The federal government has been partially shut down for 4 days, and it appears likely that the situation could continue for a while longer. As the shutdown continues, the political focus has begun to shift to the next deadline.  If the debt limit is not raised before the Treasury depletes its cash balance, Goldman fears it could force the Treasury to rapidly eliminate the budget deficit to stay under the debt ceiling. They estimate that the fiscal pullback would amount to as much as 4.2% of GDP (annualized). The effect on quarterly growth rates (rather than levels) could be even greater.

The Market Today: What's Working And What Isn't So Far In 2013

Given the post-crisis record pace of growth in the Federal Reserve's balance sheet (aka money-printing) it is perhaps surprising that year-to-date, Gold has underperformed its cross-asset-class peers. But considering the 2-and-20 that is flushed away by "sophisticated" investors year after year, the dismal performance of the average hedge fund remains a symbol of the only thing that has worked this year: buy-every-dip, dash-for-trash, always sell vol, and never (ever) sell...

David Stockman Explains The Keynesian State-Wreck Ahead - Sundown In America

David Stockman, author of The Great Deformation, summarizes the last quarter century thus: What has been growing is the wealth of the rich, the remit of the state, the girth of Wall Street, the debt burden of the people, the prosperity of the beltway and the sway of the three great branches of government - that is, the warfare state, the welfare state and the central bank...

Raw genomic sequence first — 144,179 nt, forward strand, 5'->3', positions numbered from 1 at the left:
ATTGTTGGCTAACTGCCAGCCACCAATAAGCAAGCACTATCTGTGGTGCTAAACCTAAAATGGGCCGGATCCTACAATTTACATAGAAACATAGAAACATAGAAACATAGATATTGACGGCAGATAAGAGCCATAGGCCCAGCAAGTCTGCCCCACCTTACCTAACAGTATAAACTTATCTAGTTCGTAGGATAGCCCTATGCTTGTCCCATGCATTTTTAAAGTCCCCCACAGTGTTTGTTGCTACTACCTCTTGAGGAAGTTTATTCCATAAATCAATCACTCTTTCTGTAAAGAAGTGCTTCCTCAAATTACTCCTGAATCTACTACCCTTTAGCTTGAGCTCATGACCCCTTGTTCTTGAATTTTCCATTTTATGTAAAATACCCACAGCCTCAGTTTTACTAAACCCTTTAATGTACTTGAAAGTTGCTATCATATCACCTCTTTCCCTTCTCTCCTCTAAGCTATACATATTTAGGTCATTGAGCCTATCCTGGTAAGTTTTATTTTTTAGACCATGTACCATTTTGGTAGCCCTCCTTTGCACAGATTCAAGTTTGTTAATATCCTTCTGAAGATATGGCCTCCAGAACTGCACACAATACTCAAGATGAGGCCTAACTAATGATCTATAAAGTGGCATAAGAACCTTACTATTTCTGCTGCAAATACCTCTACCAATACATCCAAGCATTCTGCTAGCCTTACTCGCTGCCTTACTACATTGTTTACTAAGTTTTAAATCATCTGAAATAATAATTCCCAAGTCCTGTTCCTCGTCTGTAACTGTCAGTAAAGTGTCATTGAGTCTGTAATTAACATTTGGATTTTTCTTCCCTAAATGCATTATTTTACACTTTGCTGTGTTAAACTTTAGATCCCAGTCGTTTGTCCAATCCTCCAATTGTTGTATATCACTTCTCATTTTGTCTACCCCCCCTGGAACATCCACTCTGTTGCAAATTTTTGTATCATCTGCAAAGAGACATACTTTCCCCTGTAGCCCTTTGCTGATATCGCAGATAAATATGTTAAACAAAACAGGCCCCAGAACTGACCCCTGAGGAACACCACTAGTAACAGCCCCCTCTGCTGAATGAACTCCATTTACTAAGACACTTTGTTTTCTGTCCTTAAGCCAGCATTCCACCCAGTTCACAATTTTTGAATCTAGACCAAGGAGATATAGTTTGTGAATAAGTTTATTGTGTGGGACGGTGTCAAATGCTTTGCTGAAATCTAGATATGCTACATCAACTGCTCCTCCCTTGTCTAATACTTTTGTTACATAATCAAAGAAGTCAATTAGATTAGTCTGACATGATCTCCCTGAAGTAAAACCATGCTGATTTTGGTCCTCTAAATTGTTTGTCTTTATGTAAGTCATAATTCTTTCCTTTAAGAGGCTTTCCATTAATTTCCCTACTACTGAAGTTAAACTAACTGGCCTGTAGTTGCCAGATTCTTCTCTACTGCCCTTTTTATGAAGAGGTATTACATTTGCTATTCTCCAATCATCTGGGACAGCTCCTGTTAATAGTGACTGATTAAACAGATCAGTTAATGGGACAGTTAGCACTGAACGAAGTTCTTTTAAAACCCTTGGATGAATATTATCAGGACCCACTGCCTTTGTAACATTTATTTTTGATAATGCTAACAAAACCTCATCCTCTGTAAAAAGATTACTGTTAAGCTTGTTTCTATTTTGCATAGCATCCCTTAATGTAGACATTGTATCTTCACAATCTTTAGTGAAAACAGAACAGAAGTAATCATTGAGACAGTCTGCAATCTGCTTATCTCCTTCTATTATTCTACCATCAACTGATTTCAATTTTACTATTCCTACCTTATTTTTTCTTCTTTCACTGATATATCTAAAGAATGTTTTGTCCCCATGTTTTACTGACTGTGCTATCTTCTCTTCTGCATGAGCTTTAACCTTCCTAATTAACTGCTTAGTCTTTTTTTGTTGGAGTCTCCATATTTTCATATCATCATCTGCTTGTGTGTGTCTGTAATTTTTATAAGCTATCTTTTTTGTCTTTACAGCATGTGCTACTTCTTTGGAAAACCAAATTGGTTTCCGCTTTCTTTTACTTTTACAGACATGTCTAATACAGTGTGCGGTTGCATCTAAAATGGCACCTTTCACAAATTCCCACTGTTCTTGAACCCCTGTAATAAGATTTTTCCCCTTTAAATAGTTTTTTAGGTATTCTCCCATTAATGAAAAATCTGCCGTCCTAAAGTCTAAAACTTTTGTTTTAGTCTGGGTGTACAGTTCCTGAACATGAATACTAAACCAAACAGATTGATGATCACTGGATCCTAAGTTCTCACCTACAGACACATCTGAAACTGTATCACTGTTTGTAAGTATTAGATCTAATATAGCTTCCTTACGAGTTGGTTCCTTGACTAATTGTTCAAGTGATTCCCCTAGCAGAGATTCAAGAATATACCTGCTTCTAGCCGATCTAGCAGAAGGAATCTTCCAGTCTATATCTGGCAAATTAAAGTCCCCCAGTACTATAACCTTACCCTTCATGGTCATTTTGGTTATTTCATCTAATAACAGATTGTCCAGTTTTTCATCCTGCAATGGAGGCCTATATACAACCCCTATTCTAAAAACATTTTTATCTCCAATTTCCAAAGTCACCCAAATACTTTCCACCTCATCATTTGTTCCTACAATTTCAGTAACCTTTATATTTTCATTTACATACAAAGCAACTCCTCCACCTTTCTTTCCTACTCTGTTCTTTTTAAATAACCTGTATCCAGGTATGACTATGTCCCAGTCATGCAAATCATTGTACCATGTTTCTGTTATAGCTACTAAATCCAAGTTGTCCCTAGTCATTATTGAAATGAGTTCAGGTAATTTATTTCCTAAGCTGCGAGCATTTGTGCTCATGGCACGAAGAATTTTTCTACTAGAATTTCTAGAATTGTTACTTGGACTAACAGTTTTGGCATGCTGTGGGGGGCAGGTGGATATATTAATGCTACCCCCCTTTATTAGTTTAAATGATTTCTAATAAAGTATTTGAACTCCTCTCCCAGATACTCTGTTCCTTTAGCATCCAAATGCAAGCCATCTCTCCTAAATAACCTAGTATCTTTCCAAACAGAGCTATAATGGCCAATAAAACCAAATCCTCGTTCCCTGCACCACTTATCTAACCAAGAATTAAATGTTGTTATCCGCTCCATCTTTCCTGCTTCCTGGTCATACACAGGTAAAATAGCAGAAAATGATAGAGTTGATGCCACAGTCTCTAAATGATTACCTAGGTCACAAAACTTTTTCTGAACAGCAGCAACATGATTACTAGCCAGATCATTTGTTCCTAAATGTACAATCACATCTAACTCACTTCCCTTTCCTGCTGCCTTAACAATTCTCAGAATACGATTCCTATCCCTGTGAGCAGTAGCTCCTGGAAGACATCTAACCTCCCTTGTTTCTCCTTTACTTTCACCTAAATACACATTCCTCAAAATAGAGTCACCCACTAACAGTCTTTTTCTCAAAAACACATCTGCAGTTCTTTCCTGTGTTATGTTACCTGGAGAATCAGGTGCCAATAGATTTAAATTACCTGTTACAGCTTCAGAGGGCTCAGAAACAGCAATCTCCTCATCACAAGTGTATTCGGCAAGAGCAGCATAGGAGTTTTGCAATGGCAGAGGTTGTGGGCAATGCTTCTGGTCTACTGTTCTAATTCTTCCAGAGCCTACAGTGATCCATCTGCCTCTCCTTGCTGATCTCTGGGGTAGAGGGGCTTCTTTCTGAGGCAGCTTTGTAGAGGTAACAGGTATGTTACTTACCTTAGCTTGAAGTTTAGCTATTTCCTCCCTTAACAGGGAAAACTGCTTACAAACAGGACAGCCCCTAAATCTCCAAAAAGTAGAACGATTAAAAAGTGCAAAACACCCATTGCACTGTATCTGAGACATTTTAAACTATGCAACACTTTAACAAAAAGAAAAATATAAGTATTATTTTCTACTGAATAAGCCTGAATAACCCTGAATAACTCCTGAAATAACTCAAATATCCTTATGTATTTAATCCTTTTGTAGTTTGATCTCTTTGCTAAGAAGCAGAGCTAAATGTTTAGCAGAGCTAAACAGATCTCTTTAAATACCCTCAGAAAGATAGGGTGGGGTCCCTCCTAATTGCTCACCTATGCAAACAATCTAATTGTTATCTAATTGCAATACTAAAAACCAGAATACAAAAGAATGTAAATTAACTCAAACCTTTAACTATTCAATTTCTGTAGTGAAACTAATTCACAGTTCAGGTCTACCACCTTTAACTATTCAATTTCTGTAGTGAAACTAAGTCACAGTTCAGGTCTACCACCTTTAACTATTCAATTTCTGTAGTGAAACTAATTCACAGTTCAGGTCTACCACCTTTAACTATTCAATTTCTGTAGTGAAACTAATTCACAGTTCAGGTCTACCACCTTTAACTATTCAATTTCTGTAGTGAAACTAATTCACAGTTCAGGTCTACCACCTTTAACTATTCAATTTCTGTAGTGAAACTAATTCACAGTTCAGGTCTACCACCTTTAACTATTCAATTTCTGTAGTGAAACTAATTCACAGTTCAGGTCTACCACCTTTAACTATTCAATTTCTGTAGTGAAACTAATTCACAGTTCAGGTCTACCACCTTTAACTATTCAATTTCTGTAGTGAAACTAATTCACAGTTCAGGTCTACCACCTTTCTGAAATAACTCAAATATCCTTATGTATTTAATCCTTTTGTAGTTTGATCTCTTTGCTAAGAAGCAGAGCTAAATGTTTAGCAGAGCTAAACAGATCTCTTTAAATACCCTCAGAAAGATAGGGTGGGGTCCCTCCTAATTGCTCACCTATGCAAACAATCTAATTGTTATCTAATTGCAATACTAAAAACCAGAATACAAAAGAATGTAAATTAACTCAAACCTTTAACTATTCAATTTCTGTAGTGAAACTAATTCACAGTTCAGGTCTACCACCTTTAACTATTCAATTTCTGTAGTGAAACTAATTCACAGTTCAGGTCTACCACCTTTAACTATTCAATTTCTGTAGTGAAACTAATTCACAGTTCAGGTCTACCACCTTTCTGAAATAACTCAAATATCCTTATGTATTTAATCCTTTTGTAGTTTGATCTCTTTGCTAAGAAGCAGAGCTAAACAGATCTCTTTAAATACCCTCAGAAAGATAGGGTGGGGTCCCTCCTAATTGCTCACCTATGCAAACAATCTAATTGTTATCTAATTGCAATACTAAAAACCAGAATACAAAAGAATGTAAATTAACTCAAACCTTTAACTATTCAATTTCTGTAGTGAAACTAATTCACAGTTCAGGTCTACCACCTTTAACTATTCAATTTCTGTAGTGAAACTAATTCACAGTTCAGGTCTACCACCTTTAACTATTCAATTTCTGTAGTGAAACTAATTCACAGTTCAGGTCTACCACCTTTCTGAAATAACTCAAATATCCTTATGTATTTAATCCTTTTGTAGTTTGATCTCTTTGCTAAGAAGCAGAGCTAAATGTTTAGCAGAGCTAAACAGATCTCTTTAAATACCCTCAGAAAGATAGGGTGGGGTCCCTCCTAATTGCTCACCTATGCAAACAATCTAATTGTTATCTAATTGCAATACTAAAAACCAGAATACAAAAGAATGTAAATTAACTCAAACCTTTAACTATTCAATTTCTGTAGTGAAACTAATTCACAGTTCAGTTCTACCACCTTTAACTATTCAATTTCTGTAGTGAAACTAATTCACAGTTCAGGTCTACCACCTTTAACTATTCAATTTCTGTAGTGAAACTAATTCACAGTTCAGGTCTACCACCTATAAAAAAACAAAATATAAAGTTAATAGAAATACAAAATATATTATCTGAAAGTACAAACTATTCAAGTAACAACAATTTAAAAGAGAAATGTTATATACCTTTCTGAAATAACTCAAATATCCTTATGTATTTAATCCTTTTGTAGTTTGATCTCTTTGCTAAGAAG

What is flailing is the vast expanse of the Main Street economy where the great majority have experienced stagnant living standards, rising job insecurity, failure to accumulate material savings, rapidly approach old age and the certainty of a Hobbesian future where, inexorably, taxes will rise and social benefits will be cut...

He calls this condition "Sundown in America".

Who Works The Most?

"Work hard, play hard" is the adage often put forward to encourage that work-life balance so many find hard to come by. But judging from the time spent on daily activities, it would appear there is one message for the Japanese and North Americans... move to France!

Goldman's 3 Debt-Ceiling Debacle Scenarios

The most likely outcome of the current fiscal dispute, in Goldman's opinion, is an agreement that combines an increase in the debt limit and a "continuing resolution" that reopens the federal government. Unlike the November T-Bill market traders, Goldman expects this to pass; but no earlier than the end of next week (i.e., October 11-12) and more likely sometime around the Treasury's projected deadline of October 17. Other outcomes are possible, but Goldman believes they have lower probabilities.

Frontrunning: October 4

  • Troops Forage for Food While Golfers Play On in Shutdown (BBG)
  • Police suspect dental hygienist Miriam Carey was behind the wheel of Capitol chase (WaPo)
  • Italian Senate committee starts Berlusconi expulsion process (Reuters)
  • Swiss Regulator Probing Banks Over Foreign-Exchange Manipulation (WSJ)
  • GOP Begins Search for Broad Deal on Budget (WSJ)
  • No Jobs Report Means Economists Chew on Football Instead of Data (BBG)
  • U.S. default seems unthinkable but investors have options (Reuters)
  • Citigroup fined $30 million after analyst sent report to SAC, others (Reuters)
  • FBI Snags Silk Road Boss With Own Methods (BBG)
  • Recession Warnings Found in Asset Price Falls (BBG)
  • Bank of Japan warns of severe global impact from U.S. fiscal standoff (Reuters)